Author Topic: 2stone oven in commercial setting?  (Read 1841 times)

0 Members and 1 Guest are viewing this topic.

Offline negotiator50

  • Registered User
  • Posts: 9
2stone oven in commercial setting?
« on: December 13, 2007, 04:22:23 PM »
Anyone deploy a 2stone oven in a commercial setting? Would it be feasible to daisy chain 4 or 5 of these next to each other or on top of each other at a restaurant? I am looking into a wood fired oven (earthstone) but the space requirements are making those types of ovens prohibitive. At my pizza parlor, I couldnt imagine cooking more than 3 to 4 of these types of pizzas at a time with a 5 minute cook time. Feasible?

Another question I have about this oven is its ability to maintain its temperature after cooking a pizza. Can someone measure the temperature before and after cooking a pizza in one of these ovens (preferably start at around 800 degrees)?

Thanks


Offline 2stone

  • Lifetime Member
  • *
  • Posts: 523
    • 2stone blog
Re: 2stone oven in commercial setting?
« Reply #1 on: December 13, 2007, 05:11:57 PM »
Negotiator50.

I have a number of people looking into doing what you are proposing.
The 2stone oven can easily handle what you are talking about.
It is set up so that with an extra part the casing can be stuffed with rock wool
insulation, and the top stones can be doubled up for increased thermal mass,

It can also be set up on a custom base for the desired hight.

I have tested it in a production type run and was able to do several 3 min pies with about
1 1/2 min between and had no significant heat drop.

willard
2Stone blog: www.2stoneblog.com

Offline scottfsmith

  • Registered User
  • Posts: 117
Re: 2stone oven in commercial setting?
« Reply #2 on: December 13, 2007, 11:11:42 PM »
I think the opposite is the problem, if you don't get the next pizza in quickly the stone gets too hot and you burn the bottom.  As long as the pizza makers know to put the heat waaay down if there is no pizza "on deck" to go in then you should be fine.  The 1 1/2 min figure of Willards is also what I have observed for pizzas one after the other.  It takes a similar time to warm up the air temp on my grill setup if I have it in the waay low heat setting because I didn't have a pizza to put in yet.  I would also say the use of IR guns is a must to make sure the stone is not too hot or too cold, its too hard to be timing how long since last pizza came out when you are rushing around throwing on toppings etc. etc.

Scott


Offline negotiator50

  • Registered User
  • Posts: 9
Re: 2stone oven in commercial setting?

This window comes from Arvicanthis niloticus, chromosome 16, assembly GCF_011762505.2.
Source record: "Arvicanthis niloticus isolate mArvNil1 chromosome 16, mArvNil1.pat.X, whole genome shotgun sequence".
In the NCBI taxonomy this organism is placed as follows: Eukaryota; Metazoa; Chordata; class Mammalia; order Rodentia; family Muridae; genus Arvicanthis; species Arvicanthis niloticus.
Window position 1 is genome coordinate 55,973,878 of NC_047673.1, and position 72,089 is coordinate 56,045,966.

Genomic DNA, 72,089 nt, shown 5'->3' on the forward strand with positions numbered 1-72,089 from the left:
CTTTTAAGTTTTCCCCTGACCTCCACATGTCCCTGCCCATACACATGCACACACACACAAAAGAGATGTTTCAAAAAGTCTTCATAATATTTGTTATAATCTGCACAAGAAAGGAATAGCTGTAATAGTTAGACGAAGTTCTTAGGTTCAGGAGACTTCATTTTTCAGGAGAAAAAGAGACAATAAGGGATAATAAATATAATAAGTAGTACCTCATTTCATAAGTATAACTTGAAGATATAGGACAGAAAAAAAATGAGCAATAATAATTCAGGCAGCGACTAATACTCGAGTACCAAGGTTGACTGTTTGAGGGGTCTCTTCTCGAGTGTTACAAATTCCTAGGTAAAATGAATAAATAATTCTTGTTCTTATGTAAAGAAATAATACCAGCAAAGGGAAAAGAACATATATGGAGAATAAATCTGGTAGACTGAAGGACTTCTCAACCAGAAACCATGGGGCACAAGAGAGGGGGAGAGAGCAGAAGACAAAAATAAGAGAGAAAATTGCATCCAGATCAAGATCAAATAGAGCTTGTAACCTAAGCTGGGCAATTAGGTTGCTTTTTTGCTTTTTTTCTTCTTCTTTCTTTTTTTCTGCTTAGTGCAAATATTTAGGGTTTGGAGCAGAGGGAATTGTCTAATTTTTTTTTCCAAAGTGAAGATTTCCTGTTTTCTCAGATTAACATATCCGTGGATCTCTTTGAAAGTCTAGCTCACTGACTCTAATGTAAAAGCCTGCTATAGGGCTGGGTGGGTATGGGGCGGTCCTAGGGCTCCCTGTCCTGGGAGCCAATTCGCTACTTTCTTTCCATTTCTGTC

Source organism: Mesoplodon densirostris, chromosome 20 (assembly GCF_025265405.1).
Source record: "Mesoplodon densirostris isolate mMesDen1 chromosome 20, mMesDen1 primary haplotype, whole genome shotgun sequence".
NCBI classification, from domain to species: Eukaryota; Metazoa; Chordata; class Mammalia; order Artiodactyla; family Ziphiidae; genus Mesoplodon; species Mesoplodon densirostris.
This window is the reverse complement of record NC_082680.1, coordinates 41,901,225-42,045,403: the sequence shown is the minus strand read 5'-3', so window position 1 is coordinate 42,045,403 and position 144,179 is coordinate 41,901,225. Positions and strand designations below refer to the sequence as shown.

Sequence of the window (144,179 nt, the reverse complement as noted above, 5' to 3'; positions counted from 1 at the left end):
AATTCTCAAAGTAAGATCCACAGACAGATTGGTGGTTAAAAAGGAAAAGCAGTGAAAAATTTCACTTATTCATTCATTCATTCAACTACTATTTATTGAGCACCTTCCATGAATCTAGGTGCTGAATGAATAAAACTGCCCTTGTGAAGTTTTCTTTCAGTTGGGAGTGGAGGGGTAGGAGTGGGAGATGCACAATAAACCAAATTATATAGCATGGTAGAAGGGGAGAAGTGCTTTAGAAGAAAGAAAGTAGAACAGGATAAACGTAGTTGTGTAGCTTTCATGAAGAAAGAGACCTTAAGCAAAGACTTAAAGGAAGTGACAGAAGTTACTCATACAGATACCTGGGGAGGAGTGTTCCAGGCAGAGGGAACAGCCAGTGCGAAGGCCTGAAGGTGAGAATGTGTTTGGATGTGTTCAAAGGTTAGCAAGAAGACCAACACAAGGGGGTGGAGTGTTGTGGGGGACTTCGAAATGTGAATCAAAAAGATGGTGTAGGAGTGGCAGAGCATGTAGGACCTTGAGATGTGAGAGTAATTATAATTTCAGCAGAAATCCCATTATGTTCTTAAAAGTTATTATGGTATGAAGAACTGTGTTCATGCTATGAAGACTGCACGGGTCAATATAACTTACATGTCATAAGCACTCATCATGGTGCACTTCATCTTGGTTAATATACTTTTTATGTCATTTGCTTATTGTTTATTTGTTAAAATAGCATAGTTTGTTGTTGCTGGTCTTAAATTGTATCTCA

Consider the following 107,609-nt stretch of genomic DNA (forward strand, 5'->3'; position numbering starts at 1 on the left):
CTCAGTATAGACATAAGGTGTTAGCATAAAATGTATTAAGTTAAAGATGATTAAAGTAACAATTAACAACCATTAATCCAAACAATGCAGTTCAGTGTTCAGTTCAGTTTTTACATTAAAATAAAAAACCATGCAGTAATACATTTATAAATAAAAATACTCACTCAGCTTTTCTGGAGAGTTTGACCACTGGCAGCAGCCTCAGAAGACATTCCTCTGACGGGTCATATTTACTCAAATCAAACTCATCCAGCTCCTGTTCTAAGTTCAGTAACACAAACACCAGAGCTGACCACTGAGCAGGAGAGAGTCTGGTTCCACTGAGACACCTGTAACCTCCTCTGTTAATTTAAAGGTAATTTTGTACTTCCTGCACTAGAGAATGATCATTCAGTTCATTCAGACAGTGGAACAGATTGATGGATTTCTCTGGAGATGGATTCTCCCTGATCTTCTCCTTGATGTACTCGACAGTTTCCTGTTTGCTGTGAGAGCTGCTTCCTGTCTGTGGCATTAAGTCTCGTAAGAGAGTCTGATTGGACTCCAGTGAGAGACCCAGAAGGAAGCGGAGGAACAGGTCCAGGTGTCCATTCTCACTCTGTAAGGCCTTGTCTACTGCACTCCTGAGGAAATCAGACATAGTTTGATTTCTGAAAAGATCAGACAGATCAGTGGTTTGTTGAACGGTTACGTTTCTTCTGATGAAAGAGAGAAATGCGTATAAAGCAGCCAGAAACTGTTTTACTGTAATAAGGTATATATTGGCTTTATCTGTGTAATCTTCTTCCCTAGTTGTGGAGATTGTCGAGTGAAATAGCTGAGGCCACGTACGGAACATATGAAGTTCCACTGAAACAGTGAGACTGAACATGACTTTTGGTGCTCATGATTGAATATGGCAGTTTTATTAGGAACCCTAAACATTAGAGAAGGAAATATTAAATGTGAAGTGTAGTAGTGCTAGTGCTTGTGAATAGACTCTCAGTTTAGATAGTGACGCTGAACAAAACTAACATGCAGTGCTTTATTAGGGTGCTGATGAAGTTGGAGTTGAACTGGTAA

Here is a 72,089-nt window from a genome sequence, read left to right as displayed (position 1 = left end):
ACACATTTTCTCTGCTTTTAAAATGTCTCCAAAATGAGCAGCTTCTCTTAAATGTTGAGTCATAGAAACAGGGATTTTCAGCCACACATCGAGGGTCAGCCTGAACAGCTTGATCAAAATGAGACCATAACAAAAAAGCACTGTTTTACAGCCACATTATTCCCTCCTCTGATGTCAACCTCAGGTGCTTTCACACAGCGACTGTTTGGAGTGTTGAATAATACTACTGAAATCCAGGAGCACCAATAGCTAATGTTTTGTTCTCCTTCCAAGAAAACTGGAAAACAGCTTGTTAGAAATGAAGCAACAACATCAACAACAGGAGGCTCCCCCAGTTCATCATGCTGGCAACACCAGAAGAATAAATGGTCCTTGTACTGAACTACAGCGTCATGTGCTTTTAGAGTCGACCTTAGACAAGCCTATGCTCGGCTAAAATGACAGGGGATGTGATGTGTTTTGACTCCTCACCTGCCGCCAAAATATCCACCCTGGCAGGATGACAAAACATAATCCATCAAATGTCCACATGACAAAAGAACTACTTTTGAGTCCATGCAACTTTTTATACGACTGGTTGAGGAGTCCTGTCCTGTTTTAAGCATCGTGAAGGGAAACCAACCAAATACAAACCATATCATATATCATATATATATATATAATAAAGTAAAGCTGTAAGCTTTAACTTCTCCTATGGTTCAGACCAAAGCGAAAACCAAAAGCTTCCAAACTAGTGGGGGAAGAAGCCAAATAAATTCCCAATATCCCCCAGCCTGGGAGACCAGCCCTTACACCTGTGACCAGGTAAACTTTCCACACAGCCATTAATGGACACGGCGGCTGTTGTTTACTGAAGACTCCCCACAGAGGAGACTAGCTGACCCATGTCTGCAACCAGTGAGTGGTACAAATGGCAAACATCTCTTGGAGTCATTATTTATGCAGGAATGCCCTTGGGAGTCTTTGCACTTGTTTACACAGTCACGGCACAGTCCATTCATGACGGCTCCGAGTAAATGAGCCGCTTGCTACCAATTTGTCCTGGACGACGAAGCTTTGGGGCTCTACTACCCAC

« Reply #3 on: December 14, 2007, 03:26:58 PM »
Scottfsmith,

That makes a lot of sense. I think one could perfect the use of the oven with some simple testing. For example, setup a timer for each oven whereby an oven that is preheated but the propane or gas is turned down to low can be instantly heated (1 to 2 minutes), a pizza is thrown in there for 3 to 4 minutes, pizza is removed, and oven gas is reduced to minimum and allowed to cool for 2 to 3 minutes before process is restarted. In this manner, one pizza can be cooked every ten minutes but each pizza will be served within 5 minutes. Add in the fact that there will be 4 or 5 of these ovens and it is feasible to pump out up to 5 pizzas every 10 minutes and around 100 pizzas an hour.

Of course, this would require much precision in the way the ovens are operated. However, I see no reason why I could not automate this process by computer interaction with the gas lines and display readouts at each oven.

Just a thought.

Offline scottfsmith

  • Registered User
  • Posts: 117
Re: 2stone oven in commercial setting?
« Reply #4 on: December 14, 2007, 07:32:11 PM »
If you are running one pizza after another you don't need to cool the stone down, because having the pizza on it keeps it from getting any hotter.  So all you do is wait a minute or two and pop in the next one.  I am only suggesting the need to cool down if you may not immediately have a pizza ready to go -- if the oven sits on high for 10 minutes after taking a pizza out, you will have a too-hot stone. But if there was no pizza immediately ready then your approach would work.  So: pizza ready?  Set buzzer for 1.5 minutes when you pop out a pie; put next pie in at buzzer.  No pizza?  Turn to "low" setting calibrated to keep stone temp constant.  Then when ready to cook, turn to high again, set timer for 2 minutes.  When timer goes off, insert pizza.  I think this could work if you set buzzers to make sure times were not missed.  So, upon second thought you may be able to get away without an IR gun, if the setup was calibrated properly and the timer discipline maintained.  I think it would be even easier if you included a thermoprobe for air temp inside and an IR reader for the stone temp, though.

Scott